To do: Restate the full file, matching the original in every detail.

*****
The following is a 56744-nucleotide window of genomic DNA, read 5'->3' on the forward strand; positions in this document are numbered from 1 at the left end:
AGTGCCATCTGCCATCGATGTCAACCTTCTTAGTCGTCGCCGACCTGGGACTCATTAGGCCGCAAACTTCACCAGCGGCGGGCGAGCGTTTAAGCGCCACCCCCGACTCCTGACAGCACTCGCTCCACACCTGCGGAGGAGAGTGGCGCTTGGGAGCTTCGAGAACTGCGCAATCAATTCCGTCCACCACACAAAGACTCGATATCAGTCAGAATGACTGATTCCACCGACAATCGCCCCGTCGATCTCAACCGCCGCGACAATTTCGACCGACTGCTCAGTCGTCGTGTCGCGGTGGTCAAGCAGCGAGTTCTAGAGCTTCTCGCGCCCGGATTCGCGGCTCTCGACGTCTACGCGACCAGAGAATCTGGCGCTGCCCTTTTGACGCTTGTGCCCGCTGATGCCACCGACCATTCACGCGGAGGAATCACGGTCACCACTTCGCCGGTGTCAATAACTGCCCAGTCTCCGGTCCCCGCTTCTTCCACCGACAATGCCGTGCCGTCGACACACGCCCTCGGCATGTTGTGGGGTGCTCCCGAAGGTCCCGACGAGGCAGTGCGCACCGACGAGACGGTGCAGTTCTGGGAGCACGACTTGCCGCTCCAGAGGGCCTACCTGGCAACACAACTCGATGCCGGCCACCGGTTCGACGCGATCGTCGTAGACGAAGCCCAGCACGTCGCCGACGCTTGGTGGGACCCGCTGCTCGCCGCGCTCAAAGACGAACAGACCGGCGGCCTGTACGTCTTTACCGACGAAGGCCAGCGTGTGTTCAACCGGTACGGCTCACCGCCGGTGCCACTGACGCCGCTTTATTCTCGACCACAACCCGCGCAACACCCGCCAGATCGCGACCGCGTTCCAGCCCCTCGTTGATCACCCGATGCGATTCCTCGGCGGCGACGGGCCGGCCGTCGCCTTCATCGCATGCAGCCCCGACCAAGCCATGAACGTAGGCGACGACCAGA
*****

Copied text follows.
The following is a 56744-nucleotide window of genomic DNA, read 5'->3' on the forward strand; positions in this document are numbered from 1 at the left end:
AGTGCCATCTGCCATCGATGTCAACCTTCTTAGTCGTCGCCGACCTGGGACTCATTAGGCCGCAAACTTCACCAGCGGCGGGCGAGCGTTTAAGCGCCACCCCCGACTCCTGACAGCACTCGCTCCACACCTGCGGAGGAGAGTGGCGCTTGGGAGCTTCGAGAACTGCGCAATCAATTCCGTCCACCACACAAAGACTCGATATCAGTCAGAATGACTGATTCCACCGACAATCGCCCCGTCGATCTCAACCGCCGCGACAATTTCGACCGACTGCTCAGTCGTCGTGTCGCGGTGGTCAAGCAGCGAGTTCTAGAGCTTCTCGCGCCCGGATTCGCGGCTCTCGACGTCTACGCGACCAGAGAATCTGGCGCTGCCCTTTTGACGCTTGTGCCCGCTGATGCCACCGACCATTCACGCGGAGGAATCACGGTCACCACTTCGCCGGTGTCAATAACTGCCCAGTCTCCGGTCCCCGCTTCTTCCACCGACAATGCCGTGCCGTCGACACACGCCCTCGGCATGTTGTGGGGTGCTCCCGAAGGTCCCGACGAGGCAGTGCGCACCGACGAGACGGTGCAGTTCTGGGAGCACGACTTGCCGCTCCAGAGGGCCTACCTGGCAACACAACTCGATGCCGGCCACCGGTTCGACGCGATCGTCGTAGACGAAGCCCAGCACGTCGCCGACGCTTGGTGGGACCCGCTGCTCGCCGCGCTCAAAGACGAACAGACCGGCGGCCTGTACGTCTTTACCGACGAAGGCCAGCGTGTGTTCAACCGGTACGGCTCACCGCCGGTGCCACTGACGCCGCTTTATTCTCGACCACAACCCGCGCAACACCCGCCAGATCGCGACCGCGTTCCAGCCCCTCGTTGATCACCCGATGCGATTCCTCGGCGGCGACGGGCCGGCCGTCGCCTTCATCGCATGCAGCCCCGACCAAGCCATGAACGTAGGCGACGACCAGA